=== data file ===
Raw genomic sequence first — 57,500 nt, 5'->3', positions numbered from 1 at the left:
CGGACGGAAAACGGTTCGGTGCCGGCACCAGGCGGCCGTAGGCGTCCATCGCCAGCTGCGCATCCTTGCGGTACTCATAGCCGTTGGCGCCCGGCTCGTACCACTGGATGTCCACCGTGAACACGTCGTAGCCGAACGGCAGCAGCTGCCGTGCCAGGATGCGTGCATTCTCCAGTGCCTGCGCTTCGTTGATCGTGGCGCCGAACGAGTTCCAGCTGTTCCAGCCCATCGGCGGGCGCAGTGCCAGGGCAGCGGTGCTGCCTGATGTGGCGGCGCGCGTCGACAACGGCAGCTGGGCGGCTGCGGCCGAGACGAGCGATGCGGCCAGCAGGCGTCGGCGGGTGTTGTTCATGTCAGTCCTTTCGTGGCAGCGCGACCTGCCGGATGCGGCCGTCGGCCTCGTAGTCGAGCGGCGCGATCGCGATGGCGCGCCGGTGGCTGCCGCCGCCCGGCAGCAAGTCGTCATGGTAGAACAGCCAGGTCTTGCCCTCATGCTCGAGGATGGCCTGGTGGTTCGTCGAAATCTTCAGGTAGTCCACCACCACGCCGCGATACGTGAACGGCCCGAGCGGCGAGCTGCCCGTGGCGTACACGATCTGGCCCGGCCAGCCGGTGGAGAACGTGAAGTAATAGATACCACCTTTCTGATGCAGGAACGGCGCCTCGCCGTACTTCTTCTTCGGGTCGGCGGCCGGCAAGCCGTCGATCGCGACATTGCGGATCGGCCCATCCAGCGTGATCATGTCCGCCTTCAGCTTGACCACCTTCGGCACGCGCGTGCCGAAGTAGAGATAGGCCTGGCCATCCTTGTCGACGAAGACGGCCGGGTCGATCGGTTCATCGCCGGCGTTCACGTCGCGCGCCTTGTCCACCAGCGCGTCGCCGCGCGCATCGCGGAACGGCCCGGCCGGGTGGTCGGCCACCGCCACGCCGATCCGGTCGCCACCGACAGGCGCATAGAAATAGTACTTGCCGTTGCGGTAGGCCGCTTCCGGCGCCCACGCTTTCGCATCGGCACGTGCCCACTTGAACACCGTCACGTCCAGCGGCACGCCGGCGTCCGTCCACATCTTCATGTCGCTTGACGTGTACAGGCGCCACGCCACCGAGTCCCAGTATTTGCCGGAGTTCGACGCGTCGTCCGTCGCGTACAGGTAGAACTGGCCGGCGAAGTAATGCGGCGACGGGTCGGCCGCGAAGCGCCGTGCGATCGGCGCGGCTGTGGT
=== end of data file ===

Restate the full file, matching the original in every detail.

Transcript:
Raw genomic sequence first — 57,500 nt, 5'->3', positions numbered from 1 at the left:
CGGACGGAAAACGGTTCGGTGCCGGCACCAGGCGGCCGTAGGCGTCCATCGCCAGCTGCGCATCCTTGCGGTACTCATAGCCGTTGGCGCCCGGCTCGTACCACTGGATGTCCACCGTGAACACGTCGTAGCCGAACGGCAGCAGCTGCCGTGCCAGGATGCGTGCATTCTCCAGTGCCTGCGCTTCGTTGATCGTGGCGCCGAACGAGTTCCAGCTGTTCCAGCCCATCGGCGGGCGCAGTGCCAGGGCAGCGGTGCTGCCTGATGTGGCGGCGCGCGTCGACAACGGCAGCTGGGCGGCTGCGGCCGAGACGAGCGATGCGGCCAGCAGGCGTCGGCGGGTGTTGTTCATGTCAGTCCTTTCGTGGCAGCGCGACCTGCCGGATGCGGCCGTCGGCCTCGTAGTCGAGCGGCGCGATCGCGATGGCGCGCCGGTGGCTGCCGCCGCCCGGCAGCAAGTCGTCATGGTAGAACAGCCAGGTCTTGCCCTCATGCTCGAGGATGGCCTGGTGGTTCGTCGAAATCTTCAGGTAGTCCACCACCACGCCGCGATACGTGAACGGCCCGAGCGGCGAGCTGCCCGTGGCGTACACGATCTGGCCCGGCCAGCCGGTGGAGAACGTGAAGTAATAGATACCACCTTTCTGATGCAGGAACGGCGCCTCGCCGTACTTCTTCTTCGGGTCGGCGGCCGGCAAGCCGTCGATCGCGACATTGCGGATCGGCCCATCCAGCGTGATCATGTCCGCCTTCAGCTTGACCACCTTCGGCACGCGCGTGCCGAAGTAGAGATAGGCCTGGCCATCCTTGTCGACGAAGACGGCCGGGTCGATCGGTTCATCGCCGGCGTTCACGTCGCGCGCCTTGTCCACCAGCGCGTCGCCGCGCGCATCGCGGAACGGCCCGGCCGGGTGGTCGGCCACCGCCACGCCGATCCGGTCGCCACCGACAGGCGCATAGAAATAGTACTTGCCGTTGCGGTAGGCCGCTTCCGGCGCCCACGCTTTCGCATCGGCACGTGCCCACTTGAACACCGTCACGTCCAGCGGCACGCCGGCGTCCGTCCACATCTTCATGTCGCTTGACGTGTACAGGCGCCACGCCACCGAGTCCCAGTATTTGCCGGAGTTCGACGCGTCGTCCGTCGCGTACAGGTAGAACTGGCCGGCGAAGTAATGCGGCGACGGGTCGGCCGCGAAGCGCCGTGCGATCGGCGCGGCTGTGGT